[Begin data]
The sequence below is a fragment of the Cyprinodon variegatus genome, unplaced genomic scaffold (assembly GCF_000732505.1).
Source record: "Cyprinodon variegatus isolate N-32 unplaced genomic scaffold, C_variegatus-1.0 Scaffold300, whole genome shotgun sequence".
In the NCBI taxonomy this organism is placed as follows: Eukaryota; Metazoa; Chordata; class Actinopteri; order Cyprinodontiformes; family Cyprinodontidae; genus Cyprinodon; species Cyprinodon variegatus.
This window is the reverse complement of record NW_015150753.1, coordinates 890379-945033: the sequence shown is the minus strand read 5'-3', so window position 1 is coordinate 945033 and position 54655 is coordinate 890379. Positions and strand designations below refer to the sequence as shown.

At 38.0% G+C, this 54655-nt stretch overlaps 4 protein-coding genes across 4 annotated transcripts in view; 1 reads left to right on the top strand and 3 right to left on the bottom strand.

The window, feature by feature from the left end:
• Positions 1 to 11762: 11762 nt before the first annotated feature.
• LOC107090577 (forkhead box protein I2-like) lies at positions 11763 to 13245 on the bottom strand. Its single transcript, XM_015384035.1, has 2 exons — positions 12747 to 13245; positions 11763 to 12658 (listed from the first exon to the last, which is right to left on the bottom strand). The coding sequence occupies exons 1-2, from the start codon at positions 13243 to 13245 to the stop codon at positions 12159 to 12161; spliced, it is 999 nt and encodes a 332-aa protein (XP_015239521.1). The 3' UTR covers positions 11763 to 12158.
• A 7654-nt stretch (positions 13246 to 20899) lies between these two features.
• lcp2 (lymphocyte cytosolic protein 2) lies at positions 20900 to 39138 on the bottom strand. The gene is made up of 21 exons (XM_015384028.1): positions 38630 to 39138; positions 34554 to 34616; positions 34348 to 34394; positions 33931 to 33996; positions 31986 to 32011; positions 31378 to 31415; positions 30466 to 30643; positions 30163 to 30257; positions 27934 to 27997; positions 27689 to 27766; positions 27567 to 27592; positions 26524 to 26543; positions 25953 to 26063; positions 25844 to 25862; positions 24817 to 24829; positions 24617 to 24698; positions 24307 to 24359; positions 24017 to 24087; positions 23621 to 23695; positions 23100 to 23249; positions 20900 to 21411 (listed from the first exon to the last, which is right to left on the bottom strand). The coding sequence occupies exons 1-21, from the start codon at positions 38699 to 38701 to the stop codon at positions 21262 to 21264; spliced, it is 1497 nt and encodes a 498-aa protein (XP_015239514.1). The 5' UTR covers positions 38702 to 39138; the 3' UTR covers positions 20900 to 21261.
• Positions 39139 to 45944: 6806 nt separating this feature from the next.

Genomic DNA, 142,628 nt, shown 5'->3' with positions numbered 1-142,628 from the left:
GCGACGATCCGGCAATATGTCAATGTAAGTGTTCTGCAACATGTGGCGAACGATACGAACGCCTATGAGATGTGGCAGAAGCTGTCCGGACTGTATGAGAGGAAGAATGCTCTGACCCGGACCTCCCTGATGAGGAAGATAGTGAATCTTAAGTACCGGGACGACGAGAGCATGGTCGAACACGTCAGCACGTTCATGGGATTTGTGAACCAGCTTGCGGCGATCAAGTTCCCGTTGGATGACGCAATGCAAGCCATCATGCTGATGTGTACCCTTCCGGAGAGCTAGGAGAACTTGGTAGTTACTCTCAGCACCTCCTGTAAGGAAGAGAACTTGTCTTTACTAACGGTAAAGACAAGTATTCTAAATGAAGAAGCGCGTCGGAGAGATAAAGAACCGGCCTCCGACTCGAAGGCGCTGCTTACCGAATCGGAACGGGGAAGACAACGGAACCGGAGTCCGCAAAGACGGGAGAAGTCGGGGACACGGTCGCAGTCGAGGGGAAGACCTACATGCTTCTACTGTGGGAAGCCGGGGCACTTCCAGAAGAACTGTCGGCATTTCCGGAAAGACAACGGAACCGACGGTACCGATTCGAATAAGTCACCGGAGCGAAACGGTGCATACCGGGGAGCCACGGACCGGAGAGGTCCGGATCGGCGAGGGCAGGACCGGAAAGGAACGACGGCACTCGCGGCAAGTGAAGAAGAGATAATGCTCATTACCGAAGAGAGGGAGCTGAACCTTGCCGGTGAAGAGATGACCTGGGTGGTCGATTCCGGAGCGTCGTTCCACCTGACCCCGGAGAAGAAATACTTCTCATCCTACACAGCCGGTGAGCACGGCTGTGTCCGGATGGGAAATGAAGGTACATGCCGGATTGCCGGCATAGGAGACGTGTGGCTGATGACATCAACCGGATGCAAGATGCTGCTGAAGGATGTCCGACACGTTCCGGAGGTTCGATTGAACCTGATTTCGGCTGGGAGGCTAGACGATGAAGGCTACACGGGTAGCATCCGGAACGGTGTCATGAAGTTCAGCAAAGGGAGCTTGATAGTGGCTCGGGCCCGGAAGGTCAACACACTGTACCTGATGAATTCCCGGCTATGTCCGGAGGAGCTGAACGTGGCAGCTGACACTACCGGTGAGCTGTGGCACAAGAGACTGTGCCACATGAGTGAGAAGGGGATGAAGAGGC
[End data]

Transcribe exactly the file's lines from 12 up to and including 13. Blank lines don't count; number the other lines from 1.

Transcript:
Genomic DNA, 142,628 nt, shown 5'->3' with positions numbered 1-142,628 from the left:
GCGACGATCCGGCAATATGTCAATGTAAGTGTTCTGCAACATGTGGCGAACGATACGAACGCCTATGAGATGTGGCAGAAGCTGTCCGGACTGTATGAGAGGAAGAATGCTCTGACCCGGACCTCCCTGATGAGGAAGATAGTGAATCTTAAGTACCGGGACGACGAGAGCATGGTCGAACACGTCAGCACGTTCATGGGATTTGTGAACCAGCTTGCGGCGATCAAGTTCCCGTTGGATGACGCAATGCAAGCCATCATGCTGATGTGTACCCTTCCGGAGAGCTAGGAGAACTTGGTAGTTACTCTCAGCACCTCCTGTAAGGAAGAGAACTTGTCTTTACTAACGGTAAAGACAAGTATTCTAAATGAAGAAGCGCGTCGGAGAGATAAAGAACCGGCCTCCGACTCGAAGGCGCTGCTTACCGAATCGGAACGGGGAAGACAACGGAACCGGAGTCCGCAAAGACGGGAGAAGTCGGGGACACGGTCGCAGTCGAGGGGAAGACCTACATGCTTCTACTGTGGGAAGCCGGGGCACTTCCAGAAGAACTGTCGGCATTTCCGGAAAGACAACGGAACCGACGGTACCGATTCGAATAAGTCACCGGAGCGAAACGGTGCATACCGGGGAGCCACGGACCGGAGAGGTCCGGATCGGCGAGGGCAGGACCGGAAAGGAACGACGGCACTCGCGGCAAGTGAAGAAGAGATAATGCTCATTACCGAAGAGAGGGAGCTGAACCTTGCCGGTGAAGAGATGACCTGGGTGGTCGATTCCGGAGCGTCGTTCCACCTGACCCCGGAGAAGAAATACTTCTCATCCTACACAGCCGGTGAGCACGGCTGTGTCCGGATGGGAAATGAAGGTACATGCCGGATTGCCGGCATAGGAGACGTGTGGCTGATGACATCAACCGGATGCAAGATGCTGCTGAAGGATGTCCGACACGTTCCGGAGGTTCGATTGAACCTGATTTCGGCTGGGAGGCTAGACGATGAAGGCTACACGGGTAGCATCCGGAACGGTGTCATGAAGTTCAGCAAAGGGAGCTTGATAGTGGCTCGGGCCCGGAAGGTCAACACACTGTACCTGATGAATTCCCGGCTATGTCCGGAGGAGCTGAACGTGGCAGCTGACACTACCGGTGAGCTGTGGCACAAGAGACTGTGCCACATGAGTGAGAAGGGGATGAAGAGGC